Paddy Barthropp DCS was Douglas Bader's wingman. Born in Dublin in 1920, but brought to England after his mother’s death in childbirth, Patrick Peter Colum Barthropp was educated at Ampleforth and began his working life as an engineering apprentice at Rover Cars in Coventry. In 1938 he obtained a shortservice commission in the RAF. He flew Spitfires during the Battle of Britain, and later took part in sorties over occupied France. It was during one of these that he was eventually shot down over northern France in the spring of 1942, and spent the remainder of the war as a prisoner.
Great Escape Artist
A redoubtable character — one of the RAF’s most notably insurrectionary spirits — he spent much of his time engineering audacious escapes for himself and others, eventually ending up in Oflag XXIB in Poland. From there, along with other PoWs he was marched out in the bitter winter of 1944-45 on the long trek westwards, away from the advancing Soviet armies. After the war he was granted a permanent commission in the RAF, converted to jets and led the Waterbeach Wing of Gloster Meteors during the 1950s.
During the Battle of Britain the squadron flew coastal patrols and air-sea rescue sorties. But in August, with mounting losses in pilots, Fighter Command appealed for volunteers. Barthropp immediately stepped forward and after passing through an operational training unit, in September he was posted to 602 (Spitfire) Squadron at Westhampnett near Chichester. There it was in the thick of the fighting and Barthropp was soon in action over the South Coast, gaining several shared combat victories.
He was sent to Stalag Luft III at Sagan, in Upper Silesia, where an immediate attempt to escape with a fellow officer did not endear him to the authorities. As a consequence he was sent to the less salubrious environs of Oflag XXIB at Schubin in Poland, a Straflager for persistent escapers. He immediately took up the challenge, organising a breakout through a 30-yard-long tunnel. Of the 32 who got out four were murdered by the Gestapo and two were thought to have drowned trying to cross the Baltic to Sweden in a stolen sailing craft. Barthropp was to make contact with the Polish underground in Warsaw with a view to getting away to Yugoslavia through a partisan escape line. Travelling by night in the bitter cold he was on occasions given harbourage in their barns by friendly Polish peasants. But in the end exhaustion overpowered him and he was captured while asleep in a horsebox in a railway station yard.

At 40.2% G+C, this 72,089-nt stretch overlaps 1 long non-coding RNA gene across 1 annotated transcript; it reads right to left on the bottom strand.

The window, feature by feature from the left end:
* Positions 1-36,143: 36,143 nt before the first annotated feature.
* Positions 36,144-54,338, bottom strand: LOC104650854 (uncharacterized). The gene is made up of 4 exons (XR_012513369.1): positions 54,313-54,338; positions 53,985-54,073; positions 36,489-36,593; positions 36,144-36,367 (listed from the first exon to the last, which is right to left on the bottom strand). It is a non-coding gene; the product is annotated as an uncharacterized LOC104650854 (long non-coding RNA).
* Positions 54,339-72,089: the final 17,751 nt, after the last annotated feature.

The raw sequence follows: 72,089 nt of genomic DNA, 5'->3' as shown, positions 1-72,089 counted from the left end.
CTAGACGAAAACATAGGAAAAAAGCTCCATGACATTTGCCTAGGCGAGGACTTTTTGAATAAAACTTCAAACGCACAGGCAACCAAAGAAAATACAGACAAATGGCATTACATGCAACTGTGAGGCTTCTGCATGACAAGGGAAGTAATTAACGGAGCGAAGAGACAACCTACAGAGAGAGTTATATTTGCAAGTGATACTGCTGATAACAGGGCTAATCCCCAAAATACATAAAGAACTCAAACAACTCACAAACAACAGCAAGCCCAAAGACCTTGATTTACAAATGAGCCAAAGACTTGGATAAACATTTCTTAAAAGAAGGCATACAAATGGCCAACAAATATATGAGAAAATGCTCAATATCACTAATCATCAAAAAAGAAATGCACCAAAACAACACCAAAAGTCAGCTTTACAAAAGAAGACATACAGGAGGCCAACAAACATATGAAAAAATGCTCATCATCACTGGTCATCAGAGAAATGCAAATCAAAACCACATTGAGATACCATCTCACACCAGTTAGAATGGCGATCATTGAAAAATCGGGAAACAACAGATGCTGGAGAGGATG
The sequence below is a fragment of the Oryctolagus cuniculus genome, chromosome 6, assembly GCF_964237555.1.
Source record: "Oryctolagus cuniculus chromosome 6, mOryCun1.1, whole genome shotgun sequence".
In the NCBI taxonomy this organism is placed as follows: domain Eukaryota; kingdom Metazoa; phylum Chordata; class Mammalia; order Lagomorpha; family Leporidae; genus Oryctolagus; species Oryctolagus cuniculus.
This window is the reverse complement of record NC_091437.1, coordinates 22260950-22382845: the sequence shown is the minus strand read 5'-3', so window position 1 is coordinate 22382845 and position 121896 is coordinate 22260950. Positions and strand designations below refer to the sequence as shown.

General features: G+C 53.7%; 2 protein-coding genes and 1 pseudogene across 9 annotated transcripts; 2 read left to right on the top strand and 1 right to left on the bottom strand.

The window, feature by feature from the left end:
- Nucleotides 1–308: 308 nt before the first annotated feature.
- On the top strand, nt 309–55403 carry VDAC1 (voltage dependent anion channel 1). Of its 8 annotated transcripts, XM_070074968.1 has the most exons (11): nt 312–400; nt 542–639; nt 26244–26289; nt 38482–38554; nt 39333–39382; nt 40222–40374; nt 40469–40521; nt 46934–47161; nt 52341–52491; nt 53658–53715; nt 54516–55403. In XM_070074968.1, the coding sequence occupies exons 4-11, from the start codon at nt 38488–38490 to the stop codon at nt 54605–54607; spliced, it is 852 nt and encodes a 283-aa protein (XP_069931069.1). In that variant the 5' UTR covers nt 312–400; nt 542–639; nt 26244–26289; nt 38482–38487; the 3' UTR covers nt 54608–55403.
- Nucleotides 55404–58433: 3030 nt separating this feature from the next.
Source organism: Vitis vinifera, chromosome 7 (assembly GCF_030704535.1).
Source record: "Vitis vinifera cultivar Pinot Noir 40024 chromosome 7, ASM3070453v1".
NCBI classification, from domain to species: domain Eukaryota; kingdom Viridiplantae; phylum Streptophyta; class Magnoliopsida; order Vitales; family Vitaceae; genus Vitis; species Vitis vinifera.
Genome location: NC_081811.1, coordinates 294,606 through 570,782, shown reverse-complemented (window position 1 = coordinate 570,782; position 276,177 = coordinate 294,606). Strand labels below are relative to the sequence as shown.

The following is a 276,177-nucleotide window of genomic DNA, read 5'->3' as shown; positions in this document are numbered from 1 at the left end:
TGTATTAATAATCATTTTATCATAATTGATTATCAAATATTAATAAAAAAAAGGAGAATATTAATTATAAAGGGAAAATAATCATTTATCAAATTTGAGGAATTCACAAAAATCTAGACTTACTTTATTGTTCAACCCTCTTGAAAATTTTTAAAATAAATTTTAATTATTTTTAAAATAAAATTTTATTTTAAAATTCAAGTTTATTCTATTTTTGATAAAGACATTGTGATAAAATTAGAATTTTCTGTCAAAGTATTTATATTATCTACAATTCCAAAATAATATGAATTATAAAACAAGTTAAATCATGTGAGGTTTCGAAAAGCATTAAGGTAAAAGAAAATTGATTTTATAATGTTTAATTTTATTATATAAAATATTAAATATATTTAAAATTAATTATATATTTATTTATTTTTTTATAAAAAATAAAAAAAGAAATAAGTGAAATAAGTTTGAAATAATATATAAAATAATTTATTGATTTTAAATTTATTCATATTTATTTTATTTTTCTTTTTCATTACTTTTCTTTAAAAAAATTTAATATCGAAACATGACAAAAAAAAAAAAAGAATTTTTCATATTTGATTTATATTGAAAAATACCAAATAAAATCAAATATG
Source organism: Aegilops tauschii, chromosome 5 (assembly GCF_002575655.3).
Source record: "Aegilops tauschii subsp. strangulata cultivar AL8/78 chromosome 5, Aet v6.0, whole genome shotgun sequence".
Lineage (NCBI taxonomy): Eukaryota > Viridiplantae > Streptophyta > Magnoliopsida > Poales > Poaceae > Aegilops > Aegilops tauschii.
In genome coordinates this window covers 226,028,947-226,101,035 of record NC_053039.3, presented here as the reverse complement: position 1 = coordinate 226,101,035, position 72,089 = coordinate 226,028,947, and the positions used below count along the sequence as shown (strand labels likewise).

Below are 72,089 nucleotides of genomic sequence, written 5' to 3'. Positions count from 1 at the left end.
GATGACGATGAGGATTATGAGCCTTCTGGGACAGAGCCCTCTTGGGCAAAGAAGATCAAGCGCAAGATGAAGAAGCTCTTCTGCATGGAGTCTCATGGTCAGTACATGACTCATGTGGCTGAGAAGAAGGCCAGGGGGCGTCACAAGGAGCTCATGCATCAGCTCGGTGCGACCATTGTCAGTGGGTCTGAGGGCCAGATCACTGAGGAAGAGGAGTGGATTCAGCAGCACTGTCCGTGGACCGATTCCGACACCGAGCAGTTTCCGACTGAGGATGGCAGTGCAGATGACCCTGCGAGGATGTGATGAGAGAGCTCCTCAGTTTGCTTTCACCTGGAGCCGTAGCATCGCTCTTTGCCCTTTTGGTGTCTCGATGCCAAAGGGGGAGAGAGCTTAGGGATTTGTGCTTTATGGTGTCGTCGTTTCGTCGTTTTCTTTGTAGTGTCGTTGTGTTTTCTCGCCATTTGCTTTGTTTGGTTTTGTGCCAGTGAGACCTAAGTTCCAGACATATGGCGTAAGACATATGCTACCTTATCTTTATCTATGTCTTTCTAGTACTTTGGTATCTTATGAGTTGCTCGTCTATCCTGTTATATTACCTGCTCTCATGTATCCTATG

He was returned to Oflag XXIB, where at the end of January he was with other inmates assembled for what became known as the “Long March” westwards. In temperatures of 20 degrees below zero, with little food and less water, the sufferings of the PoWs on the march were acute. It is estimated that around 10 per cent of the quarter of a million Allied PoWs who set out from camps all over the Greater Reich perished on their march towards freedom. Barthropp reached Lübeck where he was liberated in May.
He was a stalwart supporter of the Battle of Britain Fighter Association, especially of those members who had become PoWs, for whom he fought to get them the back pay they had not received in captivity.
His marriage in 1948 to Barbara Pal was dissolved. He is survived by his second wife, Betty, whom he married in 1962.
Wing Commander Paddy Barthropp, DFC, AFC, wartime fighter pilot, was born on November 9, 1920. He died on April 16, 2008, aged 87